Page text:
The Algona Upper Des Moines from Algona, Iowa on August 16, 1938 · Page 16
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The Algona Upper Des Moines from Algona, Iowa · Page 16

Algona, Iowa
Issue Date:
Tuesday, August 16, 1938
Page 16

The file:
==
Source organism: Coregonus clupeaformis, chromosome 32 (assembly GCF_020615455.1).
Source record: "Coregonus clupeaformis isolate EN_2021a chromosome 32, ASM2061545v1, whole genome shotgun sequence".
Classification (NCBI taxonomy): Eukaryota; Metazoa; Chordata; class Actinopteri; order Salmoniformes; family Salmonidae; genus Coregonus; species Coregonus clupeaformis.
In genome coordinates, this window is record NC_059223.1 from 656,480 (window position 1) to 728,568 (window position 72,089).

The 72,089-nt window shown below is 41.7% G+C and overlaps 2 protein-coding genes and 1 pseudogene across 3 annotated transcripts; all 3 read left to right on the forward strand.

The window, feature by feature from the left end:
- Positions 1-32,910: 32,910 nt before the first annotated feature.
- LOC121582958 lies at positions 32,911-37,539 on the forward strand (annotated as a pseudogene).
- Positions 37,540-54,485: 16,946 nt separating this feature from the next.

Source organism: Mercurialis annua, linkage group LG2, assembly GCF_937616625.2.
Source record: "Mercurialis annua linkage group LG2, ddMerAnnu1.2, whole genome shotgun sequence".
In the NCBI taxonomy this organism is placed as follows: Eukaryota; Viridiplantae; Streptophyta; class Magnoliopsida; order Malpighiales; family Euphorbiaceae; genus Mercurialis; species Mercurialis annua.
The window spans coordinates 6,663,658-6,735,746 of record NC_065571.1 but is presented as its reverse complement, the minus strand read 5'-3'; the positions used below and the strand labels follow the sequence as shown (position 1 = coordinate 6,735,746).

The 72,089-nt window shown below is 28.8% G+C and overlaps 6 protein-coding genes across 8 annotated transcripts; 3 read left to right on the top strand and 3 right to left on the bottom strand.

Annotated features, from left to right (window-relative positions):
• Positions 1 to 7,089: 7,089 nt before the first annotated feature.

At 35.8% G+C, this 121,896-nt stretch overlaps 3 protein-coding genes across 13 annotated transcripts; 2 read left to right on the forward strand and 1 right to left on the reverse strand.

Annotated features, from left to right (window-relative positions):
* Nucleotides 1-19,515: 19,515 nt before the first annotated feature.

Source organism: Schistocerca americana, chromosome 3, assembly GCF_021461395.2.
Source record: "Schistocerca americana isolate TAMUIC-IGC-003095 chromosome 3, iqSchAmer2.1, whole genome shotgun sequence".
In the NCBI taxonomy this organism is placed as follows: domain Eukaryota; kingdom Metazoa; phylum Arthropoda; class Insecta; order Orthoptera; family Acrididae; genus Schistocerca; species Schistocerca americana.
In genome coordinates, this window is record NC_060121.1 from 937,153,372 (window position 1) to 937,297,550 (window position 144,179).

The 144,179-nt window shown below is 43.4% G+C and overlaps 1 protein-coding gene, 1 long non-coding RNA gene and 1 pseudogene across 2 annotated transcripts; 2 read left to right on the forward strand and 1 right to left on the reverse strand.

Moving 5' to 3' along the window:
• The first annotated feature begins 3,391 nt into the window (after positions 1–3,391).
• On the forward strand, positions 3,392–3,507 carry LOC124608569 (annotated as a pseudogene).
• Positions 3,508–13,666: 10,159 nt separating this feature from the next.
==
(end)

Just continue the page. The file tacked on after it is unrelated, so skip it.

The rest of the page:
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Last of Indian Wars Between the Sioux, Winnebagoes at West Bend The AJgona Upper Peg Koines, Algoaa, towa, Aug. 16,1088 HISTORIC DATES OF EARLY IOWA Th« last stand—or camping grounds—of the Sioux Indiana In lowm. was at Wert B«nd, Iowa. » J" 1 !* lnt * r «f*">* Information come* from B. F. McFartend of West Bend, whose father came to this Vicinity In 1857 from New Tork, and whose memory recalls vividly some of the early days and pioneer «c«ne», some of which he saw as a youngster and others which he recalls having been told. When the white men first entered Palo Alto county, crossing into it from Kwsuth. they found between one and four thousand Sioux warriors, their wives and papooses. camp*d at the above locations? di-i- gram shows. The sketching was done by Mrs. B»n Zaugg. from the description as given by Mr McFar- Jand. The cabins on the bank are those of Wm. Carter and his son. Fayett*. who arrived at the rfrer'* edge 'west fork of the Upper Des Moines) in covered wagons. The Carters settled across the stream from the Indian camp. Bark shingles covered the cab- Ins, which had dirt floors. Sleepy Eye was the Indian's chief, occupied br hsi family and his four squaws. Remains of thi* Indian camp are still being discovered by folks in this section. The Indians collected in large bodies to protect themselves, as continual war between the Sioux and Winne»»go»s was going on. The Winnebagoes would : iftafe raiding parties from Minnesota, and Sioux from the west would meet them in the West Bend I viririty ?{o favors were askrd or given. It was kill or he killed. The west west branch of the Des Moir.M river was their favorite scalping grounds. * * * * Stagecoach Station in Rolling Plains 1803—Purchased by United States 1*M—Placed under jurisdiction of Indiana Territory. J804—Visited by Lewis and Clark Expedition. 1804—Sergeant Charles Floyd first white man buried In Iowa foux City). 1805—Became part of Louisiana Territory. 1805—Visited by Lieutenant Zeb ulon M. Pike, exploring MissTssip pi. 1808—Establishment of Fort Madison. ISJ2—Became part of Missouri Territory. 1821-1834—Admission of Missouri Union left Iowa without jurisdiction of civil law. , 1830—First school tuaght by Berryman Jennings at Galland. 1833—"Black ' Hawk Purchase" about one-eighth of present Iowa) opened to settlement. 1834—First church (Methodist) 'stbaiished at Dubuque. 1834—Iowa attached to Michigan eritory: Dubuque and "Demoine" ounties established. 183S—Lieutenant Albert Miller ea named this region "Iowa." 1***—Iowa made part of VViscon- In Territory. 183fl—First Iowa newspaper (Du Buque Visitor). lS3e-First Iowa bank (Miner's Bank. Dubuque.) 183ft—First towns surveyed and olatted; Fort Madison. Burlington, Dubuque. Bellevue. Peru. 183*—First post roads approved- first post office* established. 183*—First census taffen: 10.531 Inhabitants. 1837—Burlington became capitol, of Wisconsin Territory; second" Wisconsin Legislative Assembly held! there. 1837—Camp Kearney established, in Council Bluffs district 1837—Catholic Diocese of Dn- buque created July 23. 1837. by Pope Gregory XVI with Bishop Loras. | 1*38—First municipalities chart-! <>red: Fort Madison and Burlington. j<m-~I<jwa territory created, with , Robert Lucas, former Governor of, Ohio, as first governor. I JS38— Governor Lucas mustered } militia into service to repel "invasion" from Missouri over disputed boundary—500 militia-men encamp-1 f<\ at Farmington. Van Buren coun- ' ty. IS3&—Ccunty agricultural societies 'county fairsi authorized by first territorial assembly. I«36-First public institution: penitentiary at Fort Madison. 1S49—Fort Atkinson established in Winneshiek county. 1840—Old Stone Capitol cornerstone laid at Iowa City July 4. IWJ—Brigham Younz blazed Mormon trail across southern Iowa 1S4<J-President Polk signed act admitting Iowa to Union Dev. 28. 184*—Ansel Brigjr* elected first governor of state. frvf itffton School Teacher's Discipline A Pioneer Terror Win name may mean little now bu one* Doctor Armstrong of Irvlngton township, was known far and wide a* an educator. He commanded the awed reaped of parents and the greatest obedience of terrorized pupil* by his methods of teaching which would horrify professors oi education today. Dr. Am strong was In n class by himself, the historians relate. His success In causing his pupils to absorb and retain a great amount of Information on a large number oi subjects and In mastering tl?ment- ary principles has always been regarded by thsoe acquainted with :he facts as being marvelous. No other teacher was ever known to lave such perfect control of pupils both In and out of schools. Secret of Surent* There was actually nothing mar- i-elous about his accomplishments, however. Armstrong .drove his pupils with a cold blooded system of >unishment* which would never to 9>erated anywhere In the country oday. Not one of his pupils dur- ng the time he was teaching ever A pupil who ashed to leave hi seat to g»t hii slate or book always received this nn*wer. "Why dldn' you attend to this before schoo called f You sit where you are and If you fail in your lewon you know wh«t you will fet" Stubborn boya and (Iris were brought from other counties to bo sent to Armstrong's school to be dlcslpllned. One father brought his boy and said. "1 have brought my boy for you to tache (teach) and 1 want you to either taehe him or kill htm and I would as lief you would the one as the other If not more so." The teacher's reply was "tumble him out and Til take great pleasure in teaching him a little and In tilling him a great deal more." Such was education In the "days or real sport!" Hail to Progress and a new Progressive Drink Try One Centennial Days! OLD WATER SIILt, located on the Upper Des Molnes river, just north of Algona. where the highway bridge on 169 crosses the river, Is shown above. The old mill, a historic landmark, was destroyed by fire in 1902. Steamboat navigation once came up the river to the head of navigation, a few miles above Algona (believe it or not). attended any kind of a social gath ering. Dances, spelling-schools, lit erary societies, sociables and courting were all Ignored and not at the request of the teacher either-th* pupils simply did not dare spend the time away from their studies. A boy or girl never knew when the teacher would point his finger at him and ask some question about matters that had been talked over in class weeks before. The pupil absolutely had to know the answer and the amount of information the students acquired would astonish today's youthful scholar. There WR« ' not a pupil (n the school, old or young, who couldn't name in order the letters of the Greek alphabet as rapidly as the English. All could count in Latin and all knew a long list of word* of which they could name the Latin or Greek root words. Itth Century Education On one occasion the good Doctor did not go to his rooming house, but stayed at the home of 7-year-old pupil. Jimmie Reed. Late" in the evening, while the little boy was lying asleep by the stove. Armstrong picked him up. set him on his feet and said. "Wake up and show your father hoO far you can recite in Did you know—That Robert E. L«. the Confederate commander, was once mayor of an Iowa town? Did you know—That for two years only half-breeds could legally own land in southeastern Iowa? •—• . j Did you know—That Iowa City's first hotel had only one room j-et acommodated 3« guests? greography before you make a mK- take." The geographies then used were constructed on the plan of questions and answers and the questions were fired at the little fellow just as fast as they could be read— and jast a* fast the boy answered them. He went on and on through 30 lesson* before he finally made a mistake. The question was. "What can you say of the climate of the Wert Indies?" Jimmie said. "Warm and delightful." but the book answer was "mild and delightful" so he was counted out—no such slouchy work was tolerated in those days. ! A NICKEL DRINK-WORTH A DIM! Distributed by FORT DODGE BOTTLING WORKS Pictured above is "The Old West Bend" A stage station, blacksmith shop and i»os,toffke and postoffice and store wa» th* civic center for Wiles around until Whittemore was built up. The •tage went from EmrneUburg to Humboldt. one day, and back the next. Henry Jacobs had the »u«xe <on- iract and Charles Ballard wag one of the regular drivers. George Jacobs Sr, waa the owner of th', •tage barns and the »otre and .hop. Oeorge did the blacksmithm* in the early day* avj later Abe Post did it. Mr.-.. Jacob* n-.*nag»j -ne •toreand postoffite. The above drawmg a •*„ tt Mr* Z*t;gg (ram Mr MtF&riand's djwription ou-- the f.r»t West Bend (settlement. B F Mf-Farland'8 fatntr came to Wet Bend ir 1M7. Jay Simmons and Bill Halt were other o!d timer*, and were grx^J fnend« of the Calls and Ing- hanu of Algona. Mr McFarland remembers bis tei, of a trip they made to AJgona They had a yoite of oxen but only or.e hor*e between them and one would waU aheid. and when the man on the hor»e uiuiffc! up with hire they would rhange V^'tn OT.r r.ding o.'.t M*:rf!r. K They »t>ent a full ray jr. rr».» rr.axing tr.*. Weal Ber.-i-Aig-/' j PLENTY OF PAKKIVO *F.U t. ;.,,.. . or thereabout*. But th* thriving tu,... of Ai/i, already making rjj,i.j stride:.-,. Th:.-, ^rer;e u I *"'- What Are Your Neighbors Doing? There's lots of pleasure in a neighborly chat, but you can't depend solely on that means of-gaining information about the interesting happenings of the "neighborhood" made up of Northwest Iowa. It would take too long for the news to "get around." To its readers. THE MESSENGER & CHRONICLE Is looked upon as a "next door neighbor"—it brings full Information, not only about events right at home, but also news of friends and relatives, livftig in surrounding towns. More than 100 correspondents living in Northwest Iowa towns report the activities of their communities. All the neighborhood news appears promptly and is accurately reported in the MESSENGER & CHRONICLE. Situated as it is. in the heart of Northwest Iowa, THE MESSENGER & CHRONICLE Is the only newspaper that can give you complete coverage of Northwest Iowa news in which you are so vitally interested. THE FORT DODGE MESSENGER & CHRONICLE Northwest. Iowa's "HOME" Newspaper O.<XEC^KK>O:QOOO<K>^ ^^^^^^^^^^^^^^g"t"gqg^^^^"^™ I mi"^ A ThatwasthepricetheU.S. Government paid the Indians for the land and territory of Kossuth and adjacent counties. We've Come a Lon iv Since 1838 Cooperation Made Iowa the Best State in the Union - and Built this Insurance Association Growth of Business in 24 Years Founded in 1887, Thi* Organziation'. Growth Ha. BeenOne of the Steadiest and Mo.t Consistent in the Slate 191*-$ 5,000,000 1925-$13,000,000 1935-$ 18,000,000 1920-$ 7,500,000 1930-$ 16,000,000 1937-$20,000,000 ih " A '"'"•• Jfr-'l''-'---'-"^, Within Fractions, the Total lusuraiK-e in Force By This Kossutli County Organization 75 PERCENT OF ALL FARlfo PROPERTY INSURANCE IN KOSSUTH COUNTY IS WITH THIS COOPERATIVE INSURANCE ASSOCIATION "PROGRESS" IS THE KEYNOTE OF MANAGEMENT OF THIS ASS'N, TEMPERED WITH A SOUND, CONSERVATIVE FUTURE OUTLOOK Ask Your Neighbor About Us - We Invite You to Talk It Over Kossuth Mutual Insurance Ass'n UAJUtl tUMMt. i*r« ALOONA, IOWA-NORTH DODGE STREET . I*. liUItii nail w«ral .>! Aiiiu».a ^.ud A. Hifef, E. O.